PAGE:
The Seesaw Principle
If at first you don't succeed, try, try again. This was apparently the
philosophy of Balak, King of Moab, when he was faced with the vast multitude
of the Jewish people approaching his lands. Terrorstricken, he sent
messengers to summon Bilam, the famous sorcerer, to come to Moab and curse
the Jewish people.
Balak led Bilam to a high promontory from which they saw the entire Jewish
encampment. Balak gleefully rubbed his hands together in anticipation of
Bilam's potent curses, but to his astonishment, blessings rather than curses
poured forth from Bilam's mouth.
Frustrated, Balak took Bilam to a different vantage point from which he
could only see the edge of the encampment. Once again, Balak implored Bilam
to curse the Jewish people, and once again, he could only speak blessing
rather then curses.
Finally, Bilam turned to face the Wilderness and managed to utter some
vague, ineffectual curses.
The commentators are puzzled. Why did Bilam repeatedly narrow his focus on
the Jewish people after each failure to curse them?
A quick look into this week's Torah portion brings Bilam's character into
sharp relief. His most striking features were his bloated ego and his
insatiable hunger for flattery. People seeking constant selfaggrandizement
generally tend to disparage and humiliate others. Whether consciously or
subconsciously, they feel superior only when they diminish other people. By
putting others down, their own egos are by contrast inflated. They view life
like a seesaw, with themselves on one side and the world on the other. If
the other side goes down, they go up.
Balak understood this aspect of Bilam's character, and he played on it. At
first, he brought Bilam to a point where he could see the entire people. If
Bilam could curse and disparage an entire people, what a surge his ego would
enjoy. But he was unsuccessful. Conceding failure, he narrowed his focus to
only part of the people, concentrating on individuals in the hope that their
shortcomings would be more glaring. Once again he was unsuccessful, and
therefore, he narrowed his focus even more by cursing the people even though
he was unable to highlight any particular fault. But even these curses were
ineffectual, because Hashem protects the righteous.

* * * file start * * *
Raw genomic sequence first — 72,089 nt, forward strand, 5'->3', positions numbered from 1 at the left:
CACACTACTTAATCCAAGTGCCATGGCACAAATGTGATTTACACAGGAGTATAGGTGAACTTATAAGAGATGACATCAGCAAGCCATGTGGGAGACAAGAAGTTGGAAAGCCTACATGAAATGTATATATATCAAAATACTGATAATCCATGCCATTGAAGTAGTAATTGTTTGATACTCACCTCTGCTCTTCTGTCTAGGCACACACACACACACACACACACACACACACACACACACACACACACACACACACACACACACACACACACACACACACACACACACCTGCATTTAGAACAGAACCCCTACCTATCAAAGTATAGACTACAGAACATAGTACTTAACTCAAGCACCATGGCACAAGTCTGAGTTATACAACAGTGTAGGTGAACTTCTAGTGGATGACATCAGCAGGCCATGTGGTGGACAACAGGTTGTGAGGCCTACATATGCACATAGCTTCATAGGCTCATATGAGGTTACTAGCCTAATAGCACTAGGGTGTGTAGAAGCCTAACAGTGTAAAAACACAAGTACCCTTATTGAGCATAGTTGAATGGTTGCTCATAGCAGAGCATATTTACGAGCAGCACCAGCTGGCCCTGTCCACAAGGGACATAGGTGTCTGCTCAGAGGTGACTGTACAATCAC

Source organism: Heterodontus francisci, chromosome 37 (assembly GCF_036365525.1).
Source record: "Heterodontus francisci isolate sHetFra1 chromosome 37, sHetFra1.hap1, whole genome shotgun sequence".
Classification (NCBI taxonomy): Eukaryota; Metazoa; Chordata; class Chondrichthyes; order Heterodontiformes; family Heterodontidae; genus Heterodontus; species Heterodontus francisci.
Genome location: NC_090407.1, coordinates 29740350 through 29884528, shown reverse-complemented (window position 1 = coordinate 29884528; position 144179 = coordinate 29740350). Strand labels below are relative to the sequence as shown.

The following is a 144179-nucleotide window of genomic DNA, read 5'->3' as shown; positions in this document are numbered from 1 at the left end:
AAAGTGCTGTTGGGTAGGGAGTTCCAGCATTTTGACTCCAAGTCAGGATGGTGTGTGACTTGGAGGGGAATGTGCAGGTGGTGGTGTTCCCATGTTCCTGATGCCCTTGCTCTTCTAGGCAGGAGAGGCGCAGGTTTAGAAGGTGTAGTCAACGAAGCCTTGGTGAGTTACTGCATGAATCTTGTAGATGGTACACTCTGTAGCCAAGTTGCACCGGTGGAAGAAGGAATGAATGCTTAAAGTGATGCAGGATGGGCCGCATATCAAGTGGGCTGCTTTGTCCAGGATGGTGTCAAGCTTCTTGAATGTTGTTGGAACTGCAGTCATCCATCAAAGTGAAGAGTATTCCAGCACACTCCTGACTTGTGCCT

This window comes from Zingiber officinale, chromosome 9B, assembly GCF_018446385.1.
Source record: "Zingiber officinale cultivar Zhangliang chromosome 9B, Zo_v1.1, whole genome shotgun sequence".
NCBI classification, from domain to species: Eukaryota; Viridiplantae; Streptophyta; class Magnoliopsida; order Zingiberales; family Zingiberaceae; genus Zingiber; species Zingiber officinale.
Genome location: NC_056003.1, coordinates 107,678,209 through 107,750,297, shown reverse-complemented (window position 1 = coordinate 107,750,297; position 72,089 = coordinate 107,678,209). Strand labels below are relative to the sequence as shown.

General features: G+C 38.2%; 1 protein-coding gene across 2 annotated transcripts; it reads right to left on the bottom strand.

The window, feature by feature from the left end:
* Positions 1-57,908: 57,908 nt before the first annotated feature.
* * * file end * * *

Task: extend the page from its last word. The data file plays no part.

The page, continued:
Two businessmen were once sitting in a bar, discussing the state of the
"You know," said the first man, "if you really think about it, there are
really only two classes of people in the world - our countrymen and
foreigners. And we both know that all foreigners are totally worthless."
"Of course," said the second man. "But even among our countrymen there is
clear division into two classes. The city dwellers and the peasants."
"Exactly," said the first man. "And we both know that peasants are worse
than useless. Only city dwellers are worth anything at all. But even among
city dwellers, there are two classes - intellectuals and businessmen."
"I totally agree," said the second man. "Intellectuals are pointyheaded
fools. Totally useless. Only businessmen have any worth."
"But not all businessman are worthy," said the first man. "Plenty of them
are nothing more than bumbling fools."
"I agree," said the second man. "In fact, if you really think about it. You
can probably rule out just about every businessman on one count or another.
I guess, that just leaves us with me and you, my friend."
"Exactly," said the first man, "and just between you and me, we both know
perfectly well that you're nothing but a windbag."
In our own lives, we may sometimes find ourselves bring inadvertently
critical of other people or even entire ethnic or racial groups. Perhaps we
would do well to look into ourselves to find the source of these sentiments.
Why in the world should we be flirting with meanspiritedness and bigotry?
Why should we be so eager to highlight other people's flaws? More likely
than not, these are sign of latent insecurities which mistakenly lead us to
think we can secure ourselves better by undermining others. In actuality,
however, tearing other people down only diminishes and demeans us, while
looking at them in a positive light enhances our spirits and brings us the
serenity and satisfaction of recognizing our own true worth.
Text Copyright © 2010 by Rabbi Naftali Reich and Torah.org.
Rabbi Reich is on the faculty of the Ohr Somayach Tanenbaum Education Center.